Having troubles photographing that car that whizzes by you? Check out these tips and tricks on how to photograph moving cars to learn how to capture the best images possible.
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Learning how to photograph moving cars (or any moving object) can be tricky and poses a few unique problems. First, the object is moving and it is hard to lock focus. Secondly, it's moving and causes a blur as it moves through the frame! As with most cases, the best way to deal with these seemingly terrible problem is to embrace them and learn to work around it.
There are three ways to photograph a moving car:
Freeze the car and everything else in the frame
"Freeze" the car while blurring everything else in the frame
Blur just the car without blurring the entire frame
In the following sections, we will show you how to accomplish and conquer these settings.
You will need a camera that allows you to adjust the shutter speed and/or ISO. Aperture does not play a big role in this since any motion blur is controlled by your shutter speed, and depth of field is not as important.
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To freeze everything in your frame, you will need a fast shutter speed. The exact shutter speed needed to freeze the car depends on how fast it is moving. In most cases something like 1/250 or 1/500 should be good enough to freeze motion. If it's a train or racecar whizzing by, you may need to go beyond 1/1000 of a second. By freezing everything in the frame, it gives a very static look and can be boring. Conveying motion with selective blurring can add interest to your photos. The next two tips will cover this.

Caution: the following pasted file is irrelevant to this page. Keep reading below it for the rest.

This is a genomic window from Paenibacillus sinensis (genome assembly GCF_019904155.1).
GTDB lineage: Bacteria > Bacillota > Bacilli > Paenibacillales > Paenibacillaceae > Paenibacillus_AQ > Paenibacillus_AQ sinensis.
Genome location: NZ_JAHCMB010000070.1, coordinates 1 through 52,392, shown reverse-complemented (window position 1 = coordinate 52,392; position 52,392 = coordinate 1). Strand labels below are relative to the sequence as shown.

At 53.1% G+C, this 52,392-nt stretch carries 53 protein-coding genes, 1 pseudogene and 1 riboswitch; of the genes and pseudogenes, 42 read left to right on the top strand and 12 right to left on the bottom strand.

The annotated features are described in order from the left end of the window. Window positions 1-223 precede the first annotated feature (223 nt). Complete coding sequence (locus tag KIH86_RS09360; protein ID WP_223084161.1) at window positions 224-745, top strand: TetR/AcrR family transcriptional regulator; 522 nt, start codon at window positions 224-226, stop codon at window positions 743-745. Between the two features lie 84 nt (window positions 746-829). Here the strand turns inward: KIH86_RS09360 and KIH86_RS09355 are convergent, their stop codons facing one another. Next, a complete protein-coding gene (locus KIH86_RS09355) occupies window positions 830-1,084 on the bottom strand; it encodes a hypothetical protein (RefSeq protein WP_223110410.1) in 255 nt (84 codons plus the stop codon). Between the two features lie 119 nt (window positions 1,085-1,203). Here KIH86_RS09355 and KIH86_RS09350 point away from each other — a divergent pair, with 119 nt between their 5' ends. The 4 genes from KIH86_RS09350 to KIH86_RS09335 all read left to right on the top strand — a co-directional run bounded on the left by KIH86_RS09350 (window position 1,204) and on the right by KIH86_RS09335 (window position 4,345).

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Freezing Just the Car
To freeze just the car or your object in motion, you will need to select a slow shutter speed, something roughly 1/60 or slower. Wait, what? A slower shutter speed you ask? Yes! The way you accomplish this effect (see photo on the right) is by panning with the moving car or object. While the shutter is open, you simply follow the motion of the object so that, relative to your frame, the object's position is stationary and everything else is moving. This technique is called panning and takes some practice. Panning is great for showing movement in cars, runners, bikers, and sports.
If you are having trouble getting good results, try setting your camera to continuous autofocus (AI servo on Canon, AF-C on Nikon), turn on burst shooting to increase your success rate, and practice!
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Blur Just the Car
To blur just the car and keep everything else frozen, you will need a slower shutter speed as in the previous example, but this time instead of panning with the movement of your object, you simply leave the camera completely still. Depending on how slow you set your shutter speed, you may or may not need a tripod. Image stabilization on your camera may be good enough to prevent camera shake on these shots. By using a slower shutter speed and a still camera, only the fastest of objects in your frame will show a motion blur trail. Everything else, like the environment or people, in your scene will remain still. This technique works well for scenes with many people (like a bustling train station), a train whizzing by passengers on the platform, or cars driving by a busy street.